David Brooks then makes a comparison between the United States upper-middle class and other countries. According to Brooks, “ During the twentieth century, the population of France increased by 52 percent, the population of Germany increased by 46 percent, and the population of the United Kingdom by 42 percent, but the population of the United States increased by 270 percent” (75).  This comparison shows that Americans have a way of multiplying that other countries do not have and that is energy. Brooks makes his comparison based on how America is always in “full throttle” and how this energy then translates into not only a growth of the people but also a growth in wealth. “American gross domestic product per worker is about 30 percent greater than that of Germany or Japan” (Brooks 79). Brooks makes his comparison clear that America is “the rhino of the earth” by not only through their work effort by also in spending. Brooks states, “the U.S. is responsible for 40 percent of the world’s spending on technological research and development. American movies account for about 83 percent of world bow-office revenues” (80) and so on. According to Brooks comparison, the American upper-middle is very materialistic compared to other countries but does not truly make them shallow. The United States success is “based on the work, creativity, and the mysterious inner drive of the Patio Men and Realtor Moms, the inner-ring litigators and the bohemian software geeks” (Brooks 81). Or better known as the upper-middle class.

            David Brooks first supports his claims with the logos of statistics. Just in the introduction he gives facts and figures from very reliable sources such as, Witold Rybczynski (a Canadian-American professor and writer), Robert Lang (a Virginia Tech demographer), and the Census Bureau Brooks shows the audience that he has done his research. These sources help greatly with Brooks claims because having a writer gives his input on the subject to give Brooks support and having not only the Census Bureau but as a demographer show the growth of the American upper-middle class. Since Brooks started out his argument with these sources readers are more likely to listen to him and accept his ideas.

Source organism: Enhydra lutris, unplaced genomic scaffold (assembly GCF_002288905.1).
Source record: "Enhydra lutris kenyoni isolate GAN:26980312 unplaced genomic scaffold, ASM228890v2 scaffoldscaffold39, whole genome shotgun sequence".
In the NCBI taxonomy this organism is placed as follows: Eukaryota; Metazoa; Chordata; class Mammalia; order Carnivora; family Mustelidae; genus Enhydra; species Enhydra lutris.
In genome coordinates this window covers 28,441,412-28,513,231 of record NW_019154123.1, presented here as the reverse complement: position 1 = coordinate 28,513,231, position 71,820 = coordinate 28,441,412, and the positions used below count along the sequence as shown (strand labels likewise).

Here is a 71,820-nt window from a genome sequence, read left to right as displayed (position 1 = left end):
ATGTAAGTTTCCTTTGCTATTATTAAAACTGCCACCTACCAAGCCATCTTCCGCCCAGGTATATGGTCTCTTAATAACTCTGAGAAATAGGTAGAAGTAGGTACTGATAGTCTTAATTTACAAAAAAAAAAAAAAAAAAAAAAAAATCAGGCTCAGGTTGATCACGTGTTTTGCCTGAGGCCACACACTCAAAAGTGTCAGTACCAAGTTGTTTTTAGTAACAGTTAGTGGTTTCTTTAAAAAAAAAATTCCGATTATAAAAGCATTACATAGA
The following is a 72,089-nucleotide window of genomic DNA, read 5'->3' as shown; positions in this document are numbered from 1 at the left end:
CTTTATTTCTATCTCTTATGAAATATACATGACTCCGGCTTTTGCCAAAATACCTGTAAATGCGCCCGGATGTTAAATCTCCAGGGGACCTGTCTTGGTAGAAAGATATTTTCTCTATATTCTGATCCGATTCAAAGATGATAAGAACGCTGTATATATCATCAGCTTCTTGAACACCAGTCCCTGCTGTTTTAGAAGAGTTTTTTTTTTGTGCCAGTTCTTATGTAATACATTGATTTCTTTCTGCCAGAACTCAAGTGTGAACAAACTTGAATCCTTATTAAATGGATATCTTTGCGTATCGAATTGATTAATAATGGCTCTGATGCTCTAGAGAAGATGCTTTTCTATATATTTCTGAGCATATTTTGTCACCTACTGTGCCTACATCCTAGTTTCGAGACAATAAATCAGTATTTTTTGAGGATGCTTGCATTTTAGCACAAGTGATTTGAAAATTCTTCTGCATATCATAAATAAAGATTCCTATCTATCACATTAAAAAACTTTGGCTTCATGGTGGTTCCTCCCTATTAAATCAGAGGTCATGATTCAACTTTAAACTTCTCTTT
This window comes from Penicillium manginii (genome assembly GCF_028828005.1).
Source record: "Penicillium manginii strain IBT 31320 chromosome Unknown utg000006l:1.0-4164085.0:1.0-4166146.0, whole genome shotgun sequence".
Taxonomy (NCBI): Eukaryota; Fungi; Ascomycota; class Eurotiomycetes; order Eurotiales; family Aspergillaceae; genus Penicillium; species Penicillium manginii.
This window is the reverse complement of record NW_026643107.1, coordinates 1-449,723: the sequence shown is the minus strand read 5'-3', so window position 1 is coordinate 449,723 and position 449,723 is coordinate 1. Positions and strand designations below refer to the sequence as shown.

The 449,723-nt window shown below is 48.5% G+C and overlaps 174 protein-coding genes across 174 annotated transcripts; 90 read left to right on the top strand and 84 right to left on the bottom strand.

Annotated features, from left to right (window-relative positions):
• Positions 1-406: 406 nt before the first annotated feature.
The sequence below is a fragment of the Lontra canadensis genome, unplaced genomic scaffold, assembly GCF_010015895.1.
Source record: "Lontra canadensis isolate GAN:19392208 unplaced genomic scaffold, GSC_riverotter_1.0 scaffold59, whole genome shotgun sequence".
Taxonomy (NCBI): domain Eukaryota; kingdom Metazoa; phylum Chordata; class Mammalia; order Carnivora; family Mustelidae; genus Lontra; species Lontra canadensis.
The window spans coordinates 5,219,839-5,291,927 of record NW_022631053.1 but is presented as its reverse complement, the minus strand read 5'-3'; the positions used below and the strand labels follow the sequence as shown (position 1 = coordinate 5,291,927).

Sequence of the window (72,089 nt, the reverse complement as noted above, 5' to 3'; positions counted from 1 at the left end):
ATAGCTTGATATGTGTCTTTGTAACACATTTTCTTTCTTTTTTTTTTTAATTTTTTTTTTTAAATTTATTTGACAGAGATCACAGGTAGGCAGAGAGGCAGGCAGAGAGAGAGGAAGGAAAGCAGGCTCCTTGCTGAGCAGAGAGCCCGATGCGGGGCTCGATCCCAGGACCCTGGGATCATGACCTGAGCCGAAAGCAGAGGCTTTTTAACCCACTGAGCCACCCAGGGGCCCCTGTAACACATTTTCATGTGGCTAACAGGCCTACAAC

Brooks then uses the pathos of sarcasm in order to draw the reader into his argument. He especially uses sarcasm in the evaluation of different people in the upper-middle class. Brooks opens up his evaluation claim stating, “If God is omnipotent, omniscient, and good, why does He allow morons to succeed?” (86). This statement gives Brooks a sense of humor that makes the reader comfortable with him and are then more likely to favor his views. Brooks later on makes his claim clear that some of these “morons” are able to succeed because of their charisma and energy therefore making them giant forces in the world. Brooks is able to add have a sarcastic tone to his claims that allows the audience to feel comfortable with him but also does not give a bias and strengthens his argument.